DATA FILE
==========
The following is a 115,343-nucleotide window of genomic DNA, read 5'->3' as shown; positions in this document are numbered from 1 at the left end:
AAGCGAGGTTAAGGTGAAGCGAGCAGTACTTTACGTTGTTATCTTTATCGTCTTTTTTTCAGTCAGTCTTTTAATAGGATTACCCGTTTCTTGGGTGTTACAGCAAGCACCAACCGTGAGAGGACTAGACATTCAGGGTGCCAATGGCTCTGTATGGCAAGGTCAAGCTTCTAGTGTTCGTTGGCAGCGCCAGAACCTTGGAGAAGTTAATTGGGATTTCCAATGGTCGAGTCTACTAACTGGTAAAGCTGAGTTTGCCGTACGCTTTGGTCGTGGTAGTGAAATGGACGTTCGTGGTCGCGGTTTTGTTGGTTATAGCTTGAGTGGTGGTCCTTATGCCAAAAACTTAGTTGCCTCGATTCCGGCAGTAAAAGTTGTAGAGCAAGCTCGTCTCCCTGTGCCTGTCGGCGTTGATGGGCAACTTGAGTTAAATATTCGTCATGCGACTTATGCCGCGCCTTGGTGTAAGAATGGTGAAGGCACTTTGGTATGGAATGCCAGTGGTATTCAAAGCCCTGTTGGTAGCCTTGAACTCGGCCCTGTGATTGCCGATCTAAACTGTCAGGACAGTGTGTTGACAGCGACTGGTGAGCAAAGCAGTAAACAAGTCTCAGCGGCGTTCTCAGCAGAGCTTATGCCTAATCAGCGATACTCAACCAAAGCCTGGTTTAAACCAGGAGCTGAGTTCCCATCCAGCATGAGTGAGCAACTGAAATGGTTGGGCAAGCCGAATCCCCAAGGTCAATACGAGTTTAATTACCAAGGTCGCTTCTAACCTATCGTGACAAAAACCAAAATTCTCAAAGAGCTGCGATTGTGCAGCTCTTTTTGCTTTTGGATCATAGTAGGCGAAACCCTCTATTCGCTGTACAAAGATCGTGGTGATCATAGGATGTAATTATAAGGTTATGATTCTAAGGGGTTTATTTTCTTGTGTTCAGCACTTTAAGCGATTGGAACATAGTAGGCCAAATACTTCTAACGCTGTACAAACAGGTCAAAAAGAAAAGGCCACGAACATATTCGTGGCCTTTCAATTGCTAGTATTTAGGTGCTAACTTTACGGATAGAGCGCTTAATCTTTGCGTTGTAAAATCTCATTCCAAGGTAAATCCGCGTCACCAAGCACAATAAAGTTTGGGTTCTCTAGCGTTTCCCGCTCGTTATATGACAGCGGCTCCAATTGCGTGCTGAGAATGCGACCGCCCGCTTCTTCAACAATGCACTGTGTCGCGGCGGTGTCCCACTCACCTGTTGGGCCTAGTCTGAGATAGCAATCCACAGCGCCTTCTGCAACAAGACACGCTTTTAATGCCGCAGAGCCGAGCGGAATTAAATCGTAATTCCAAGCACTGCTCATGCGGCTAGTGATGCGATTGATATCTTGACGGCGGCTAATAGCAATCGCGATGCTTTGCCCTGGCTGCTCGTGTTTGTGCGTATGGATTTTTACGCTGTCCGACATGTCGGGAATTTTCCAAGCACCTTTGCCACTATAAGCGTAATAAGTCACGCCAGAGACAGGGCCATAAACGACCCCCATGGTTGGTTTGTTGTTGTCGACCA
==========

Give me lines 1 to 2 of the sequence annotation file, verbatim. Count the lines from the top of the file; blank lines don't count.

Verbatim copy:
The following is a 115,343-nucleotide window of genomic DNA, read 5'->3' as shown; positions in this document are numbered from 1 at the left end:
AAGCGAGGTTAAGGTGAAGCGAGCAGTACTTTACGTTGTTATCTTTATCGTCTTTTTTTCAGTCAGTCTTTTAATAGGATTACCCGTTTCTTGGGTGTTACAGCAAGCACCAACCGTGAGAGGACTAGACATTCAGGGTGCCAATGGCTCTGTATGGCAAGGTCAAGCTTCTAGTGTTCGTTGGCAGCGCCAGAACCTTGGAGAAGTTAATTGGGATTTCCAATGGTCGAGTCTACTAACTGGTAAAGCTGAGTTTGCCGTACGCTTTGGTCGTGGTAGTGAAATGGACGTTCGTGGTCGCGGTTTTGTTGGTTATAGCTTGAGTGGTGGTCCTTATGCCAAAAACTTAGTTGCCTCGATTCCGGCAGTAAAAGTTGTAGAGCAAGCTCGTCTCCCTGTGCCTGTCGGCGTTGATGGGCAACTTGAGTTAAATATTCGTCATGCGACTTATGCCGCGCCTTGGTGTAAGAATGGTGAAGGCACTTTGGTATGGAATGCCAGTGGTATTCAAAGCCCTGTTGGTAGCCTTGAACTCGGCCCTGTGATTGCCGATCTAAACTGTCAGGACAGTGTGTTGACAGCGACTGGTGAGCAAAGCAGTAAACAAGTCTCAGCGGCGTTCTCAGCAGAGCTTATGCCTAATCAGCGATACTCAACCAAAGCCTGGTTTAAACCAGGAGCTGAGTTCCCATCCAGCATGAGTGAGCAACTGAAATGGTTGGGCAAGCCGAATCCCCAAGGTCAATACGAGTTTAATTACCAAGGTCGCTTCTAACCTATCGTGACAAAAACCAAAATTCTCAAAGAGCTGCGATTGTGCAGCTCTTTTTGCTTTTGGATCATAGTAGGCGAAACCCTCTATTCGCTGTACAAAGATCGTGGTGATCATAGGATGTAATTATAAGGTTATGATTCTAAGGGGTTTATTTTCTTGTGTTCAGCACTTTAAGCGATTGGAACATAGTAGGCCAAATACTTCTAACGCTGTACAAACAGGTCAAAAAGAAAAGGCCACGAACATATTCGTGGCCTTTCAATTGCTAGTATTTAGGTGCTAACTTTACGGATAGAGCGCTTAATCTTTGCGTTGTAAAATCTCATTCCAAGGTAAATCCGCGTCACCAAGCACAATAAAGTTTGGGTTCTCTAGCGTTTCCCGCTCGTTATATGACAGCGGCTCCAATTGCGTGCTGAGAATGCGACCGCCCGCTTCTTCAACAATGCACTGTGTCGCGGCGGTGTCCCACTCACCTGTTGGGCCTAGTCTGAGATAGCAATCCACAGCGCCTTCTGCAACAAGACACGCTTTTAATGCCGCAGAGCCGAGCGGAATTAAATCGTAATTCCAAGCACTGCTCATGCGGCTAGTGATGCGATTGATATCTTGACGGCGGCTAATAGCAATCGCGATGCTTTGCCCTGGCTGCTCGTGTTTGTGCGTATGGATTTTTACGCTGTCCGACATGTCGGGAATTTTCCAAGCACCTTTGCCACTATAAGCGTAATAAGTCACGCCAGAGACAGGGCCATAAACGACCCCCATGGTTGGTTTGTTGTTGTCGACCA